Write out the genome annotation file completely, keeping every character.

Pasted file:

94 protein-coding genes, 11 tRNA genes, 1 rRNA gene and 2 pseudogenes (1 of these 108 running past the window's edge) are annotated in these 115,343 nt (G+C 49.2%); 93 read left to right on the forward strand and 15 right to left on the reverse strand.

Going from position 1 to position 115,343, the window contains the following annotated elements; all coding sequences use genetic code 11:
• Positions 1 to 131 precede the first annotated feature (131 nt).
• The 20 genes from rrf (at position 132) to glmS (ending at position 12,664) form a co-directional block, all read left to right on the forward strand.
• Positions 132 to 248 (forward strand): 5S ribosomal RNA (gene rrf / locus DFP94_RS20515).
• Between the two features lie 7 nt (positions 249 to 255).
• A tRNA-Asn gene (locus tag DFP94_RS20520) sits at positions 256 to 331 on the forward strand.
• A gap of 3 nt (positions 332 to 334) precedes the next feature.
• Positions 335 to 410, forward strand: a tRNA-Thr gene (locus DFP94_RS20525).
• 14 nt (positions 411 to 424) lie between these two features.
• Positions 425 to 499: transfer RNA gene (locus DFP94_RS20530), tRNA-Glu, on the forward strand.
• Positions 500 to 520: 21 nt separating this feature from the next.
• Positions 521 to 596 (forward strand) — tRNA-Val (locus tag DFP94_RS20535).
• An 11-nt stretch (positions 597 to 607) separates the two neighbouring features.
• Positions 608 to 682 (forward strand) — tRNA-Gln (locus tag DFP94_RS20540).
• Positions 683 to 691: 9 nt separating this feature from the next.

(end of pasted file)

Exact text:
94 protein-coding genes, 11 tRNA genes, 1 rRNA gene and 2 pseudogenes (1 of these 108 running past the window's edge) are annotated in these 115,343 nt (G+C 49.2%); 93 read left to right on the forward strand and 15 right to left on the reverse strand.

Going from position 1 to position 115,343, the window contains the following annotated elements; all coding sequences use genetic code 11:
• Positions 1 to 131 precede the first annotated feature (131 nt).
• The 20 genes from rrf (at position 132) to glmS (ending at position 12,664) form a co-directional block, all read left to right on the forward strand.
• Positions 132 to 248 (forward strand): 5S ribosomal RNA (gene rrf / locus DFP94_RS20515).
• Between the two features lie 7 nt (positions 249 to 255).
• A tRNA-Asn gene (locus tag DFP94_RS20520) sits at positions 256 to 331 on the forward strand.
• A gap of 3 nt (positions 332 to 334) precedes the next feature.
• Positions 335 to 410, forward strand: a tRNA-Thr gene (locus DFP94_RS20525).
• 14 nt (positions 411 to 424) lie between these two features.
• Positions 425 to 499: transfer RNA gene (locus DFP94_RS20530), tRNA-Glu, on the forward strand.
• Positions 500 to 520: 21 nt separating this feature from the next.
• Positions 521 to 596 (forward strand) — tRNA-Val (locus tag DFP94_RS20535).
• An 11-nt stretch (positions 597 to 607) separates the two neighbouring features.
• Positions 608 to 682 (forward strand) — tRNA-Gln (locus tag DFP94_RS20540).
• Positions 683 to 691: 9 nt separating this feature from the next.